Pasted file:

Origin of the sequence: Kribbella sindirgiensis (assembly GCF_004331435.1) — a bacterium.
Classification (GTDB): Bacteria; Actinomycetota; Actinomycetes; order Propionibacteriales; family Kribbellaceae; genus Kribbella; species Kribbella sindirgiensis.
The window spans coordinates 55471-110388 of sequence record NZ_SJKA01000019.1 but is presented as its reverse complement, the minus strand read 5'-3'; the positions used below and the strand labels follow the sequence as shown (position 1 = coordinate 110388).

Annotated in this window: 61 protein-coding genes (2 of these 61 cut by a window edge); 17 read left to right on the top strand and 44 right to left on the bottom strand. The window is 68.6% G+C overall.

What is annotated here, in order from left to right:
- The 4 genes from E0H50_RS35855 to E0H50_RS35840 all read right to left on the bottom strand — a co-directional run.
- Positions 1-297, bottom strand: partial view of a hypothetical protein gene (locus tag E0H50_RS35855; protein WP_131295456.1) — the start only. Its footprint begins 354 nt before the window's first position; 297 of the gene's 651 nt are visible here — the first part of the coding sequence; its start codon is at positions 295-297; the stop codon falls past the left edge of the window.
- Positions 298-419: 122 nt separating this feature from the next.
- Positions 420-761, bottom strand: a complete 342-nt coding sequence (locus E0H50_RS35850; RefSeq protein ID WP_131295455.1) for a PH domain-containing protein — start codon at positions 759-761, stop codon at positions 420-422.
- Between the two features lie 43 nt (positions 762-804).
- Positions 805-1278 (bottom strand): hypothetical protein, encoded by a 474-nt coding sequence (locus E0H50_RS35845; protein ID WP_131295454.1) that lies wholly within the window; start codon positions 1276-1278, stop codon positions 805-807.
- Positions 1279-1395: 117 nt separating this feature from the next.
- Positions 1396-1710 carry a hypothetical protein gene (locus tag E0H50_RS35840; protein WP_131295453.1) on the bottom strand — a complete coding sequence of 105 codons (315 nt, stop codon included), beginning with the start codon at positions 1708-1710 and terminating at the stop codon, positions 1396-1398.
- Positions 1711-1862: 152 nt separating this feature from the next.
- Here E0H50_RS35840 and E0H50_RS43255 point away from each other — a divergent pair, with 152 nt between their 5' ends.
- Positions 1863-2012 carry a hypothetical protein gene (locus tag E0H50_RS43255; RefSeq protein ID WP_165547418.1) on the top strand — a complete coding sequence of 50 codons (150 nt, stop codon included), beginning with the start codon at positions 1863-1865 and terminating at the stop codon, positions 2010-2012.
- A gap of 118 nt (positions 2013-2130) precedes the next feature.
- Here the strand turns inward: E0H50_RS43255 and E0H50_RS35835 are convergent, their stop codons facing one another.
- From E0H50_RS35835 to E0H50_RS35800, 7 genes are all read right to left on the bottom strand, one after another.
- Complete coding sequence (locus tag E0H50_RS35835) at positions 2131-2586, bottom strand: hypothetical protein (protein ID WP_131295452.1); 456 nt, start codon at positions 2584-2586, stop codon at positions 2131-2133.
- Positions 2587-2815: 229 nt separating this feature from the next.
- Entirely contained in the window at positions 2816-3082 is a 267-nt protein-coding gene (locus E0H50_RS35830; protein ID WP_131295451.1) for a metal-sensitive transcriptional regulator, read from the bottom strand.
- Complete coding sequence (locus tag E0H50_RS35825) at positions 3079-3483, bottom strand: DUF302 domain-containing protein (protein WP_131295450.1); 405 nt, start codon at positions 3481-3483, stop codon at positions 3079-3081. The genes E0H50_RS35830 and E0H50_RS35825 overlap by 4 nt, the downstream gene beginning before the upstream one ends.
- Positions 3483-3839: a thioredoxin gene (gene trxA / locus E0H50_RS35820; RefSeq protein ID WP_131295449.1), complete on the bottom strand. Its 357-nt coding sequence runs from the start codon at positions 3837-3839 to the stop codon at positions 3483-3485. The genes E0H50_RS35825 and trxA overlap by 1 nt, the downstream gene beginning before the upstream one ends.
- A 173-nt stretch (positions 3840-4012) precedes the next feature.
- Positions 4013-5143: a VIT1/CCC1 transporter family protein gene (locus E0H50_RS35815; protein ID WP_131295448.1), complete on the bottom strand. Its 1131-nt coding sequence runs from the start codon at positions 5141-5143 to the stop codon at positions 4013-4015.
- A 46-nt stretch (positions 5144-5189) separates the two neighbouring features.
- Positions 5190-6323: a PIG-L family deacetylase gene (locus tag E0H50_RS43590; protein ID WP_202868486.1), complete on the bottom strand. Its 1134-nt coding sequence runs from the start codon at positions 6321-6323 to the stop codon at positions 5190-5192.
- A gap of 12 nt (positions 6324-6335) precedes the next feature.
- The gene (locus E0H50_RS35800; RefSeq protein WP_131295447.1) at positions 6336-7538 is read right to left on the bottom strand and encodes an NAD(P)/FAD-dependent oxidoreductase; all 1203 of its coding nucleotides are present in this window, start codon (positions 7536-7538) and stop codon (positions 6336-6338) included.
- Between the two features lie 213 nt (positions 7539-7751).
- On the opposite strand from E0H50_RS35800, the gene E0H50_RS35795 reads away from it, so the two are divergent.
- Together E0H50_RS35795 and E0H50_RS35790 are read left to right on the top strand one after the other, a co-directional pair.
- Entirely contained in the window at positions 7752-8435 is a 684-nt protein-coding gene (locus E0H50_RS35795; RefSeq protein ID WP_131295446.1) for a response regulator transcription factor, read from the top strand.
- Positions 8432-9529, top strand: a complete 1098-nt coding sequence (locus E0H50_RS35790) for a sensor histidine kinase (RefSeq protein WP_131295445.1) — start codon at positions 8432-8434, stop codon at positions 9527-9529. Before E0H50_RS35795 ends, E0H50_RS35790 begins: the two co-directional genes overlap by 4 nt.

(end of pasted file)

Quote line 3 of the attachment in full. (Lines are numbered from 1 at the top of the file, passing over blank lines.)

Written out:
The window spans coordinates 55471-110388 of sequence record NZ_SJKA01000019.1 but is presented as its reverse complement, the minus strand read 5'-3'; the positions used below and the strand labels follow the sequence as shown (position 1 = coordinate 110388).